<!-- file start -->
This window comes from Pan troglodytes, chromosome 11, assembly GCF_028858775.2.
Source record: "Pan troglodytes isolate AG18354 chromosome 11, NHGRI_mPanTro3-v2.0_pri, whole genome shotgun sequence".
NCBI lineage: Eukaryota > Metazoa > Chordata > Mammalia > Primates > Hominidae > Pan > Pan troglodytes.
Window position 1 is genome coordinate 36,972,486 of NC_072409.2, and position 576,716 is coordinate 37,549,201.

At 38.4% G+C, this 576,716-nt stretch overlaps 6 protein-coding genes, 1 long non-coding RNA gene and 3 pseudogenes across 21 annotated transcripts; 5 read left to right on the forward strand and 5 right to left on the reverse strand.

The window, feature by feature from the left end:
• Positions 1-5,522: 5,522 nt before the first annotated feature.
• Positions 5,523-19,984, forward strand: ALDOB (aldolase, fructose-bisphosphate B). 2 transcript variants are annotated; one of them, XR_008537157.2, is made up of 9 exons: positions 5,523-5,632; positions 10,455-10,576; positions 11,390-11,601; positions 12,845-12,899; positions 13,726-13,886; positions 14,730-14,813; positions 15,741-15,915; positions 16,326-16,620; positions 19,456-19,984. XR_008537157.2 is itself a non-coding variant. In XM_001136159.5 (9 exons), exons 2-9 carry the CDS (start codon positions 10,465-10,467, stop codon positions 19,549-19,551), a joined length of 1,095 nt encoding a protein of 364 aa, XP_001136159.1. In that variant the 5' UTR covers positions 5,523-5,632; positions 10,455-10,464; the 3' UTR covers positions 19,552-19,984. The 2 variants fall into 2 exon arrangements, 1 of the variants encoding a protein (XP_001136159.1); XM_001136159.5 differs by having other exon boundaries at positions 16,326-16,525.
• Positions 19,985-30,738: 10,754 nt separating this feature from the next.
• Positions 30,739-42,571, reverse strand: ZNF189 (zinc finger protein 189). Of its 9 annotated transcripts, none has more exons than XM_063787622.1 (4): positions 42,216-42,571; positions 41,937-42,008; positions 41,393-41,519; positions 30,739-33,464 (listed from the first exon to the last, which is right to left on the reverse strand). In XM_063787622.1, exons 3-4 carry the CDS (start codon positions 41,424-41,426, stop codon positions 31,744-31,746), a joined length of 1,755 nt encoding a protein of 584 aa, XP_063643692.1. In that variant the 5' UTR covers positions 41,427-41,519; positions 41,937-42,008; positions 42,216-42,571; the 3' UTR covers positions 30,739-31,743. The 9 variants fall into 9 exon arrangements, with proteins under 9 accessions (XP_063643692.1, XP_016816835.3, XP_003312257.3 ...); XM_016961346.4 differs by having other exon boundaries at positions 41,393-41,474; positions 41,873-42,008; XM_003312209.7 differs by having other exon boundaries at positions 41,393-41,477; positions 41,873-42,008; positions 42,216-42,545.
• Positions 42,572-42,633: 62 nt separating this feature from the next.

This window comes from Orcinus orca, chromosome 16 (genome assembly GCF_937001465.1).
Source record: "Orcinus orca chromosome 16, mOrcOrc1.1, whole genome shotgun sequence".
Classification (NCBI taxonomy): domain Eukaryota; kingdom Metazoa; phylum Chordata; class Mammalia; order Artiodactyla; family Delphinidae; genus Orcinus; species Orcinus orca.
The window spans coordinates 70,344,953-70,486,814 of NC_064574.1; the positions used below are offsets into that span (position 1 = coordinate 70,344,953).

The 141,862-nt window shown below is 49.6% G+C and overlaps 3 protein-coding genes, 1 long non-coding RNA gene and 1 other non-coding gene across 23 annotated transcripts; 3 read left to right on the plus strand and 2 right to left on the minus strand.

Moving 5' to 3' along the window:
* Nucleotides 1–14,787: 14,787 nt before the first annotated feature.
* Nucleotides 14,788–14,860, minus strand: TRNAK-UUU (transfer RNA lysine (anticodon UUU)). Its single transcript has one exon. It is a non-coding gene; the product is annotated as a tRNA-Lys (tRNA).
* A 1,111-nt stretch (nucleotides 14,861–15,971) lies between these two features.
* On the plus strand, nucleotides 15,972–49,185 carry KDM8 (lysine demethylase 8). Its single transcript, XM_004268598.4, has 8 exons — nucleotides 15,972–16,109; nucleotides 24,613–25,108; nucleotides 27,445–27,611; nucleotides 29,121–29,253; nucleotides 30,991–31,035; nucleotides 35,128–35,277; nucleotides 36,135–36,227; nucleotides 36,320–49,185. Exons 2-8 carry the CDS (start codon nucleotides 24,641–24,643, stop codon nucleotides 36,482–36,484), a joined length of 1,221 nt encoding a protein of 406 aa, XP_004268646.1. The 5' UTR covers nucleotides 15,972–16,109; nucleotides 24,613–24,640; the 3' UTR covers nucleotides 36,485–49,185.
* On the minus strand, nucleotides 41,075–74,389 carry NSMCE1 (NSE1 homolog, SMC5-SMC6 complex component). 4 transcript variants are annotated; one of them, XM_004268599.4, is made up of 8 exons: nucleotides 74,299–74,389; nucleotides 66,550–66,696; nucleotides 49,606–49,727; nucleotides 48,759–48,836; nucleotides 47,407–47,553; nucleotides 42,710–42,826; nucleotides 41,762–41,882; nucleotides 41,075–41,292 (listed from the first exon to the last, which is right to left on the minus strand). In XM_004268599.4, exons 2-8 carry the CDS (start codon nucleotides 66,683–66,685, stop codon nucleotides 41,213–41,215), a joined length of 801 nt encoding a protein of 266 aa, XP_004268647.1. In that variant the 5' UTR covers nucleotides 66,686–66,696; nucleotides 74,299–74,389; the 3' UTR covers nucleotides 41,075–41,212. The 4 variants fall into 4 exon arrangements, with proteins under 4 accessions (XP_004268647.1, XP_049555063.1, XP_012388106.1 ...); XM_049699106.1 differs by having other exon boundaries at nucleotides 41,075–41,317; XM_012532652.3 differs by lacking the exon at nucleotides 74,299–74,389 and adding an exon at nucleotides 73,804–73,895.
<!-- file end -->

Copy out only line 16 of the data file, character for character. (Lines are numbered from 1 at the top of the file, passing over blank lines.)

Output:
The 141,862-nt window shown below is 49.6% G+C and overlaps 3 protein-coding genes, 1 long non-coding RNA gene and 1 other non-coding gene across 23 annotated transcripts; 3 read left to right on the plus strand and 2 right to left on the minus strand.